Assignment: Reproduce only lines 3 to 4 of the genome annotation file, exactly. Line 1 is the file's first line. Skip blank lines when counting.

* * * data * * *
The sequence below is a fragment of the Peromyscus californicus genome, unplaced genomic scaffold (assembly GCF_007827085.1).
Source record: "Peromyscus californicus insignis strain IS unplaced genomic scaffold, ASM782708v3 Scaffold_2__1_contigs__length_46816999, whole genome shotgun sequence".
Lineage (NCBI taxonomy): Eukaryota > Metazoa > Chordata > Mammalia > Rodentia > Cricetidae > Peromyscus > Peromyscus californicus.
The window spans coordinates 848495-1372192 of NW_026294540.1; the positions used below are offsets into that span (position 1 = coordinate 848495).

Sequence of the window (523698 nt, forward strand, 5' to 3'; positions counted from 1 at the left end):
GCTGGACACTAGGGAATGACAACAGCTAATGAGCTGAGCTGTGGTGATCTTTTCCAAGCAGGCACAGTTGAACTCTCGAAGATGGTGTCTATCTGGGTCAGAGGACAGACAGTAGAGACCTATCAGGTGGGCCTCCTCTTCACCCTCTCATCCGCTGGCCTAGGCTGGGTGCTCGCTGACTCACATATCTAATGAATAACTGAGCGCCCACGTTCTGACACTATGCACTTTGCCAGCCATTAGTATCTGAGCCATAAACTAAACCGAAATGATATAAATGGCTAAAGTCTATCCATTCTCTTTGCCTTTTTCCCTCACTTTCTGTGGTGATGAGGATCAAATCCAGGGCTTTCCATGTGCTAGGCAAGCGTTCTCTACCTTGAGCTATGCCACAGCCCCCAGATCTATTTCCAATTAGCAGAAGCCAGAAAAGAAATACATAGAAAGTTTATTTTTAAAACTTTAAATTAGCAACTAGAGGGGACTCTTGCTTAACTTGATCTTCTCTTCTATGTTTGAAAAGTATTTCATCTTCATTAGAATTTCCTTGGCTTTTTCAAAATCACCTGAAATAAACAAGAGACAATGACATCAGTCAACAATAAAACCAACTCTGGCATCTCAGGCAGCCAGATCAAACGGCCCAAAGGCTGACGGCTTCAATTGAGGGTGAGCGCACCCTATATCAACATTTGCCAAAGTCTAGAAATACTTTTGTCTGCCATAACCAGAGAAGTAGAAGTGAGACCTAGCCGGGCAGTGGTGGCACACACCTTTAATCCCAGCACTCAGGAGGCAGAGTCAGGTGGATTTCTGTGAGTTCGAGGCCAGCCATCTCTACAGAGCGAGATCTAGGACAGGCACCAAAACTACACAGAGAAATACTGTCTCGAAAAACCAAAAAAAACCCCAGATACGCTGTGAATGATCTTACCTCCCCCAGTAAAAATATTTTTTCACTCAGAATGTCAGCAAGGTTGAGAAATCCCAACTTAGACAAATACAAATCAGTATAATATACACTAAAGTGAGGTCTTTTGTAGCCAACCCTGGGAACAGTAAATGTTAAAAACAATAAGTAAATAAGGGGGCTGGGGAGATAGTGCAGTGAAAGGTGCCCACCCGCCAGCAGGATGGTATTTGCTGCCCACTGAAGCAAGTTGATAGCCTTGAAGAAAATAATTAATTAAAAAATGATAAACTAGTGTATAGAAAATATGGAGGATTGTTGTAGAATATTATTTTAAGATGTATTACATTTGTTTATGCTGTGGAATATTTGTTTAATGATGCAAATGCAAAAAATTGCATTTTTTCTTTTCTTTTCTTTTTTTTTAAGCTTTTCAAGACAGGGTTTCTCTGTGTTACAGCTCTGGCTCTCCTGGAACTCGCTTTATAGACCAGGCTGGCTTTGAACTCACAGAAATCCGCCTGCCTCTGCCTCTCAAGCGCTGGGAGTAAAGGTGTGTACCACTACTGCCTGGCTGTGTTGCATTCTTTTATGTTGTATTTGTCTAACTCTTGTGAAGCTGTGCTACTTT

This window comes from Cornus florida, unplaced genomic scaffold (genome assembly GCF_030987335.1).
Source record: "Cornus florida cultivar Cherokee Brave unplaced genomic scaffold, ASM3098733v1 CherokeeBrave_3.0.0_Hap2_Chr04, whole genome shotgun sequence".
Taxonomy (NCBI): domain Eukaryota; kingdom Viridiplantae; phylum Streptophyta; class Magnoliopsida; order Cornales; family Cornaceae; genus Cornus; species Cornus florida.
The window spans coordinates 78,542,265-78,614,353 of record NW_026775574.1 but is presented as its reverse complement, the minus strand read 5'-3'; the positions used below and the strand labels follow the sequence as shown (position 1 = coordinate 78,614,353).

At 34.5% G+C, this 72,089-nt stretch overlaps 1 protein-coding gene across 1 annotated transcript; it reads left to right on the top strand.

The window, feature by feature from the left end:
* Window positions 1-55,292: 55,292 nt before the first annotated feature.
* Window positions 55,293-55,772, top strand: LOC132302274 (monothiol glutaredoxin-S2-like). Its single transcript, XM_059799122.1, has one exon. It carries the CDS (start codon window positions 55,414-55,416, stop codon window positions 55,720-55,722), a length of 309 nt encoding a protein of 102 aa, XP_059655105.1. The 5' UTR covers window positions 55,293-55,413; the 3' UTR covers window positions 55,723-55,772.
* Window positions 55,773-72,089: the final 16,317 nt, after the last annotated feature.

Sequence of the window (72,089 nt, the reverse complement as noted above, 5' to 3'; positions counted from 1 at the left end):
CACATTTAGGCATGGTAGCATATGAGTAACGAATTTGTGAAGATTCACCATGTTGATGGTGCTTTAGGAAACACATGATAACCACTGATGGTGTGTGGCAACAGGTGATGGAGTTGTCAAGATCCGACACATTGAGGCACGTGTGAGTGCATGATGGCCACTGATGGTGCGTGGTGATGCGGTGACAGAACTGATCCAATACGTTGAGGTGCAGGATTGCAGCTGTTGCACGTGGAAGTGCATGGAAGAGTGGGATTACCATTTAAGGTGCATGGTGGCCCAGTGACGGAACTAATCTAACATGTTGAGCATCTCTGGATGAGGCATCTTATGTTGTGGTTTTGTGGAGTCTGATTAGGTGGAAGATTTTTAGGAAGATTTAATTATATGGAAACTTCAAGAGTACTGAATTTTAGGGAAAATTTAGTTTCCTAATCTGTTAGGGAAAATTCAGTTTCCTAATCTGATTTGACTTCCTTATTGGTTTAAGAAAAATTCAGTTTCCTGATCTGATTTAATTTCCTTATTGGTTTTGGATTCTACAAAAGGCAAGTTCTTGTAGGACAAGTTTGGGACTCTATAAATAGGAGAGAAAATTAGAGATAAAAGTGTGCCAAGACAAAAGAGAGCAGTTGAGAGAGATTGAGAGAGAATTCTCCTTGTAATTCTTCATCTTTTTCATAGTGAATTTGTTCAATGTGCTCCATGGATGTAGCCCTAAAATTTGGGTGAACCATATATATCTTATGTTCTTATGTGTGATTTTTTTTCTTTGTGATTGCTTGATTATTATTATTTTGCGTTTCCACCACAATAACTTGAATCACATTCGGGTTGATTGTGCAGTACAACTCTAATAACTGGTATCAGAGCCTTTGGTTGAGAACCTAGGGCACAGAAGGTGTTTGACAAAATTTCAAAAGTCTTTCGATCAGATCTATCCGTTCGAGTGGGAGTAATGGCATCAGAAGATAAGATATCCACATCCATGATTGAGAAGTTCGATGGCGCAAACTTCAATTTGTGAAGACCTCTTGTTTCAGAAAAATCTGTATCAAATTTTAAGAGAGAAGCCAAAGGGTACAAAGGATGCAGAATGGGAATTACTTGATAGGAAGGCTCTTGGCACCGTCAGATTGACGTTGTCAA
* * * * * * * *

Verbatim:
Lineage (NCBI taxonomy): Eukaryota > Metazoa > Chordata > Mammalia > Rodentia > Cricetidae > Peromyscus > Peromyscus californicus.
The window spans coordinates 848495-1372192 of NW_026294540.1; the positions used below are offsets into that span (position 1 = coordinate 848495).